Governor Deval Patrick announced a sweeping overhaul of the Parole Board yesterday, including the mass resignation of five board members, as he released a devastating review detailing the agency’s missteps in releasing a career criminal who killed a Woburn police officer last month.The eagerly awaited review by the Executive Office of Public Safety and Security found numerous serious lapses in how the agency handled Domenic Cinelli’s 2008 application for parole, including the failure of employees to inform the board that Cinelli, while using an alias, had assaulted a Chelsea police officer in 1985.
The Parole Board did not make the appropriate notifications or apply the full legal standard when it voted 6-0 to release Cinelli, according to the eight-page critique, nor did parole officers provide the proper level of supervision when he was freed. The breakdown was particularly noticeable in the months leading to the fatal shooting of Woburn police Officer John Maguire.
“After this review, I cannot say that the Parole Board or parole office did all they could to ensure public safety,’’ Patrick said at a State House press conference. He added, “The public has lost confidence in parole, and I have lost confidence in parole.’’
Patrick had been under intense pressure from police chiefs, rank-and-file officers, and lawmakers to take action against the Parole Board since Cinelli fatally shot Maguire Dec. 26 outside a Kohl’s department store following a jewelry heist. Cinelli, 57, who was killed in the shootout, had been released after about 30 years in prison despite a violent history of armed robberies.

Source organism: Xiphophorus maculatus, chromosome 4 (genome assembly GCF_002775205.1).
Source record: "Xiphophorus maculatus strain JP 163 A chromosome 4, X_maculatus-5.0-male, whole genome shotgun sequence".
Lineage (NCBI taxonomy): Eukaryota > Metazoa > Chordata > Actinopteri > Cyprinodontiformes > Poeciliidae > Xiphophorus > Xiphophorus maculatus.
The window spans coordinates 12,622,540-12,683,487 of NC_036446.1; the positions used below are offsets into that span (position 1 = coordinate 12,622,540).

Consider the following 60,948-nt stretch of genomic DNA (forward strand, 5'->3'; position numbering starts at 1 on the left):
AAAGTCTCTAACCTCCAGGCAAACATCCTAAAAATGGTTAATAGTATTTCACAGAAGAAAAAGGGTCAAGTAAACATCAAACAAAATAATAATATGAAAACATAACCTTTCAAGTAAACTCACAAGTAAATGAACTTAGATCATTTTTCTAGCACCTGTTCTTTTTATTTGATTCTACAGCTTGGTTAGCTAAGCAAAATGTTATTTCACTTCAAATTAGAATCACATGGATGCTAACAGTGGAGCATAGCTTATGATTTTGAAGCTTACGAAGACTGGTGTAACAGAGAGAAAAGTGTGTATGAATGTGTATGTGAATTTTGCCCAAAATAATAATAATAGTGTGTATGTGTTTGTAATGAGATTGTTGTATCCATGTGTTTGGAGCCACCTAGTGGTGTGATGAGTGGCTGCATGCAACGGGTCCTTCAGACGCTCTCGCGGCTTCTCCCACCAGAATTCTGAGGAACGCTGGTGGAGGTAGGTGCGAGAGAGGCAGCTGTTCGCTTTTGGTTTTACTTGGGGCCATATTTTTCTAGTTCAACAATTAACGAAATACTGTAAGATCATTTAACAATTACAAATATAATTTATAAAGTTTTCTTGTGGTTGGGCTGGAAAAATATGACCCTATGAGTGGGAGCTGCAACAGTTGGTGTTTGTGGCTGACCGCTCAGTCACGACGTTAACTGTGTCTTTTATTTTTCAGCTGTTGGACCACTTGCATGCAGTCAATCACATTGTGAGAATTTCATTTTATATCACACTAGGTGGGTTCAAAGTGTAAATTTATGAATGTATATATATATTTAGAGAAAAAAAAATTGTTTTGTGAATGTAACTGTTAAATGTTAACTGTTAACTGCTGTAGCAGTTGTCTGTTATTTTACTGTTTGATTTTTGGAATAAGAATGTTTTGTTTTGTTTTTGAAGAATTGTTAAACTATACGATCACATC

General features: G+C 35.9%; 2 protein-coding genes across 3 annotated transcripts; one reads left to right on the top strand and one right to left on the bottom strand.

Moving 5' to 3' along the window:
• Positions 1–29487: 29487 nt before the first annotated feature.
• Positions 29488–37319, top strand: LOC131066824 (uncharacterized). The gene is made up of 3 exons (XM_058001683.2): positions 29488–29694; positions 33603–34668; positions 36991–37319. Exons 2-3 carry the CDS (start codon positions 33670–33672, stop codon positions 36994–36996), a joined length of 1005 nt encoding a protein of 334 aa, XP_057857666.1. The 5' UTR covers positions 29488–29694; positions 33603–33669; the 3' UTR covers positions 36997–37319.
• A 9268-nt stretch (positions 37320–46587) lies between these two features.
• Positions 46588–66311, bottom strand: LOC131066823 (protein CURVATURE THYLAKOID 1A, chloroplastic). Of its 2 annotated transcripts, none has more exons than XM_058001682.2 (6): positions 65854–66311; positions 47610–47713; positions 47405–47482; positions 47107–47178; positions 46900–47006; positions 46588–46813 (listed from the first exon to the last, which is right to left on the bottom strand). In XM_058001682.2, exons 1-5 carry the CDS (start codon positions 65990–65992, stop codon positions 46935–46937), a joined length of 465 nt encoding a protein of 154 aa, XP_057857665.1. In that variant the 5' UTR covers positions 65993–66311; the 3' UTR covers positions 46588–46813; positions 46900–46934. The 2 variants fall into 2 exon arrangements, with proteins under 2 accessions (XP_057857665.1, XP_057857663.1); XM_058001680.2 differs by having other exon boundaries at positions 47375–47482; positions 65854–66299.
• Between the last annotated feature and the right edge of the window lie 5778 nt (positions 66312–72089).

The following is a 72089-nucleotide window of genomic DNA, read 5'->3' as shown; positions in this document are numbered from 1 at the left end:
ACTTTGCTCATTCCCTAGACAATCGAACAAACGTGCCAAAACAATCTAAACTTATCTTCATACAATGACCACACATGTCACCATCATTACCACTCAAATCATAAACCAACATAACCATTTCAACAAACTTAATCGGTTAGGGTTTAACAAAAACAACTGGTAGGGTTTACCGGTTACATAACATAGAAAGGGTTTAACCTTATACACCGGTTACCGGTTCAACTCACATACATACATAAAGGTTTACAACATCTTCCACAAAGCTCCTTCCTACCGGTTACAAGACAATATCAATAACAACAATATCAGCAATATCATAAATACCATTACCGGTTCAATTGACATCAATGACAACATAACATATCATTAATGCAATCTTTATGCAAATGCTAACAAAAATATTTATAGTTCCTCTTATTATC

Charles Maguire, the brother of the slain officer and a retired probation officer, said he was “ecstatic’’ to learn of the shake-up. “For the governor to be this strong, I was very happy,’’ he said at a press conference at Woburn police headquarters.
The five current Parole Board members who participated in the vote to parole Cinelli resigned yesterday morning, including Patrick’s hand-picked chairman, Mark A. Conrad. Conrad is a retired Milton police officer who had been a volunteer aide to Patrick during his successful 2006 gubernatorial campaign.
The sixth person who participated in the vote has since left the board. The remaining position on the seven-member board was vacant at the time.
The governor’s public safety secretary, Mary E. Heffernan, and his chief of staff, William “Mo’’ Cowan, spoke with Conrad Wednesday and conveyed Patrick’s concerns about the lapses in the Cinelli case. Conrad then offered his resignation. Yesterday morning, Conrad spoke with the four other board members, who offered their own resignations.
None of the board members, who were paid $80,000 to $100,000 a year, could be reached for comment.